UN's Ban decries shortage of troops, supplies in restive DRC
UN Secretary General Ban Ki-moon on Wednesday decried an "acute shortage" of essential troops and materiel needed to provide security to Democratic Republic of the Congo, which remains afflicted by serious ethnic violence.
"We have already withdrawn 1,700 soldiers," the UN leader told reporters.
"Some contributing countries have withdrawn their helicopters and we are in acute shortage of crucial assets," he said.
"We are now trying to make up for all these losses of critical assets but it's going to be quite a difficult operation," Ban said.
He added that despite the shortfalls, the United Nations Organization Mission in the Democratic Republic of the Congo (MONUC) continues to work hard to fulfill its mandate "to protect the civilian population," of the troubled African country.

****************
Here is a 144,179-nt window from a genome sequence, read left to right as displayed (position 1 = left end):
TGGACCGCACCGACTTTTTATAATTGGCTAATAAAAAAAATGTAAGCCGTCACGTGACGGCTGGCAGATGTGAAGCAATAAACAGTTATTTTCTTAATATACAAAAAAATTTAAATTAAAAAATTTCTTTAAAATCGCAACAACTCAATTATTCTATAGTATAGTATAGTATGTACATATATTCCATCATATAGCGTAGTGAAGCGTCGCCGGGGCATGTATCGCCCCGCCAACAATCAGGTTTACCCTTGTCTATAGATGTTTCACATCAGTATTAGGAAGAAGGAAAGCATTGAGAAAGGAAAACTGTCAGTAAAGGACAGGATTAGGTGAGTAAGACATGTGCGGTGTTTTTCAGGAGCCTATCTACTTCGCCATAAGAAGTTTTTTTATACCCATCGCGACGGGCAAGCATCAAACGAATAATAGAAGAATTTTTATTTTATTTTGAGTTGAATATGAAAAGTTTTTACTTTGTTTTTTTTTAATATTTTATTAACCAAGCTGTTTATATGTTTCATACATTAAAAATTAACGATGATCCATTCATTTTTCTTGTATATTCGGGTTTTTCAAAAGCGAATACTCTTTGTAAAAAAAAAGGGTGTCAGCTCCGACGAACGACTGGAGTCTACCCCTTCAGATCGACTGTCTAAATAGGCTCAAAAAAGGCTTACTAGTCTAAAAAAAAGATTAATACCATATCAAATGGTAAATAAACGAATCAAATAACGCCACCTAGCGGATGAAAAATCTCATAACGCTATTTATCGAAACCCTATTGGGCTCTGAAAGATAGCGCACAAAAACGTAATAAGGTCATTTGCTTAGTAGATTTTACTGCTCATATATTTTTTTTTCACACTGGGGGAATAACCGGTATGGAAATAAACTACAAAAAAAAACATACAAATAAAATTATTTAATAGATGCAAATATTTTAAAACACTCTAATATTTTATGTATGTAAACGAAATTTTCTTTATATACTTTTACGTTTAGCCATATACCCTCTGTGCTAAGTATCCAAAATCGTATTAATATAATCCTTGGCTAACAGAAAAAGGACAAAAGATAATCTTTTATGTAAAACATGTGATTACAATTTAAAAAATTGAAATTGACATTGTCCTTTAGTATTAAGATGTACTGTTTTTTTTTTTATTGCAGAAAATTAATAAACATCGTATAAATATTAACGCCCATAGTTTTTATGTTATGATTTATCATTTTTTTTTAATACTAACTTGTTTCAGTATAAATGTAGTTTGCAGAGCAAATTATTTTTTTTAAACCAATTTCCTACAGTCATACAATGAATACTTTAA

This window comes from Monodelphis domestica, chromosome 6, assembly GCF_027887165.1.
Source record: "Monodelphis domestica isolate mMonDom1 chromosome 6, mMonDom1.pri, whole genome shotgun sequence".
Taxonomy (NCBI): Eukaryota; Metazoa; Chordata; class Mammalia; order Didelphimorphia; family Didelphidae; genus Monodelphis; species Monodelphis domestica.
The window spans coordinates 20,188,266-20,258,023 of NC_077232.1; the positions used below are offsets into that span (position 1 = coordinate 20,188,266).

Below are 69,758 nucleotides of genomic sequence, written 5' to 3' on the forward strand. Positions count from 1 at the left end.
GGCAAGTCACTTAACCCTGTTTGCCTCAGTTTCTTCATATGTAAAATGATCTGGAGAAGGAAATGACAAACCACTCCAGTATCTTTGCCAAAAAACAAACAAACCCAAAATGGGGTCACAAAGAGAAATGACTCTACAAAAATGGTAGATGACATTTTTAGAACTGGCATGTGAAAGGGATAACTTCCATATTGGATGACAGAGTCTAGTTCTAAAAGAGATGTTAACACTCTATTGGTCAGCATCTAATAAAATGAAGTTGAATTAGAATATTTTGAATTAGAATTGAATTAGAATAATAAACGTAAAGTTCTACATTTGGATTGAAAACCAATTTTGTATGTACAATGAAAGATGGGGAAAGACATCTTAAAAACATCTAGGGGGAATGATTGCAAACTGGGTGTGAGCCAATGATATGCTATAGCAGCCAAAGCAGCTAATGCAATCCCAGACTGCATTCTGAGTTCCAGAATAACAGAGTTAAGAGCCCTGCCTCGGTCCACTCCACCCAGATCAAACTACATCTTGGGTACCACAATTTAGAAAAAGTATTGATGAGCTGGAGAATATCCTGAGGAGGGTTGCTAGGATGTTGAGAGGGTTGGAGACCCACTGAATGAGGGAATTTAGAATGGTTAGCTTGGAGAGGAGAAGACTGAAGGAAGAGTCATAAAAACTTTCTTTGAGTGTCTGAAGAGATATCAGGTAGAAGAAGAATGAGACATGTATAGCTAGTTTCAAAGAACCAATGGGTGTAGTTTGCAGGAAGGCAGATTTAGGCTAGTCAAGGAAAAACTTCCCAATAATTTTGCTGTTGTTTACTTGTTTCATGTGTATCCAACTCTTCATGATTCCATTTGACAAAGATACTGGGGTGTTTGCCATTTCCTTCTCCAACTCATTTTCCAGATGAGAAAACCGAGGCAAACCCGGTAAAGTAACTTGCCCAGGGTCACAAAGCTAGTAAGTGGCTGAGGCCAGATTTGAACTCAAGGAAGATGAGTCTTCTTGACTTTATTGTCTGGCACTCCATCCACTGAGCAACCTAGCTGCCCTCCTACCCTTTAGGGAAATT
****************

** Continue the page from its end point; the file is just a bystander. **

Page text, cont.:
"We will do whatever we can do within these limited capacities," he said.
But Ban underscored the enormous challenges of maintaining security in the DRC, a country almost equal in size to the whole of Western Europe.
He said the number of troops stationed there, already too few for the daunting task, continues to dwindle, with more countries threatening to pull out their soldiers.
"We have only 18,000 soldiers there," he said, "so you can just imagine the proportions of the difficulties and the limitations which UN peacekeepers confront."
Uncontrolled violence is rife in DR Congo, where hundreds of women and children were raped by militia groups in late July and early August.
UN peacekeepers were roundly criticized for their slow response to the sex assaults, which drew international condemnation.
Meanwhile, a UN Human Rights Council report last week concluded that there was widespread genocide-style violence carried out in DR Congo between 1993 and 2003, and implicated eight African countries as playing a role in the carnage.